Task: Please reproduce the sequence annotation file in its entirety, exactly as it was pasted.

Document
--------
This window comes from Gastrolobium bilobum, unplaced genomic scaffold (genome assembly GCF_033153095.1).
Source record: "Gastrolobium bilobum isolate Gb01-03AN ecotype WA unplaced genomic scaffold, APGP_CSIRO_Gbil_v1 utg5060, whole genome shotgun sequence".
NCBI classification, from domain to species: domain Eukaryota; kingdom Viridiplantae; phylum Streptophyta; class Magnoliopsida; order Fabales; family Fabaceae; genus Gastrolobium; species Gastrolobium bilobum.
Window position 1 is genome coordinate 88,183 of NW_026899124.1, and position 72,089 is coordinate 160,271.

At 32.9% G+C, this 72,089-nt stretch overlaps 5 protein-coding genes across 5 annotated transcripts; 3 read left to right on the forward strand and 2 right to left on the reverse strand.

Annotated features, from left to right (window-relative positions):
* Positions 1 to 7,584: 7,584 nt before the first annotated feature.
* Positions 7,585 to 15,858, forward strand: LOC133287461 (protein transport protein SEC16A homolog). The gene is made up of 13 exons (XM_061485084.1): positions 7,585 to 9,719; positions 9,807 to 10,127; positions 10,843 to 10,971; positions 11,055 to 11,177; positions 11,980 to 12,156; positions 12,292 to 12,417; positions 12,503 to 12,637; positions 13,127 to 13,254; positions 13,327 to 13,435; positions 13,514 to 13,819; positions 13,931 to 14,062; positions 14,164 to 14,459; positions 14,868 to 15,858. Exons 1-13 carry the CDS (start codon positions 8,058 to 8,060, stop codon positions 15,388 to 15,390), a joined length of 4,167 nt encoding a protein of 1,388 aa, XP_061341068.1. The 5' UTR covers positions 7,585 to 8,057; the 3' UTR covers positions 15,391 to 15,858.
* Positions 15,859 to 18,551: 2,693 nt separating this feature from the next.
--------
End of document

This window comes from Gastrolobium bilobum, unplaced genomic scaffold (genome assembly GCF_033153095.1).
Source record: "Gastrolobium bilobum isolate Gb01-03AN ecotype WA unplaced genomic scaffold, APGP_CSIRO_Gbil_v1 utg5060, whole genome shotgun sequence".
NCBI classification, from domain to species: domain Eukaryota; kingdom Viridiplantae; phylum Streptophyta; class Magnoliopsida; order Fabales; family Fabaceae; genus Gastrolobium; species Gastrolobium bilobum.
Window position 1 is genome coordinate 88,183 of NW_026899124.1, and position 72,089 is coordinate 160,271.

At 32.9% G+C, this 72,089-nt stretch overlaps 5 protein-coding genes across 5 annotated transcripts; 3 read left to right on the forward strand and 2 right to left on the reverse strand.

Annotated features, from left to right (window-relative positions):
* Positions 1 to 7,584: 7,584 nt before the first annotated feature.
* Positions 7,585 to 15,858, forward strand: LOC133287461 (protein transport protein SEC16A homolog). The gene is made up of 13 exons (XM_061485084.1): positions 7,585 to 9,719; positions 9,807 to 10,127; positions 10,843 to 10,971; positions 11,055 to 11,177; positions 11,980 to 12,156; positions 12,292 to 12,417; positions 12,503 to 12,637; positions 13,127 to 13,254; positions 13,327 to 13,435; positions 13,514 to 13,819; positions 13,931 to 14,062; positions 14,164 to 14,459; positions 14,868 to 15,858. Exons 1-13 carry the CDS (start codon positions 8,058 to 8,060, stop codon positions 15,388 to 15,390), a joined length of 4,167 nt encoding a protein of 1,388 aa, XP_061341068.1. The 5' UTR covers positions 7,585 to 8,057; the 3' UTR covers positions 15,391 to 15,858.
* Positions 15,859 to 18,551: 2,693 nt separating this feature from the next.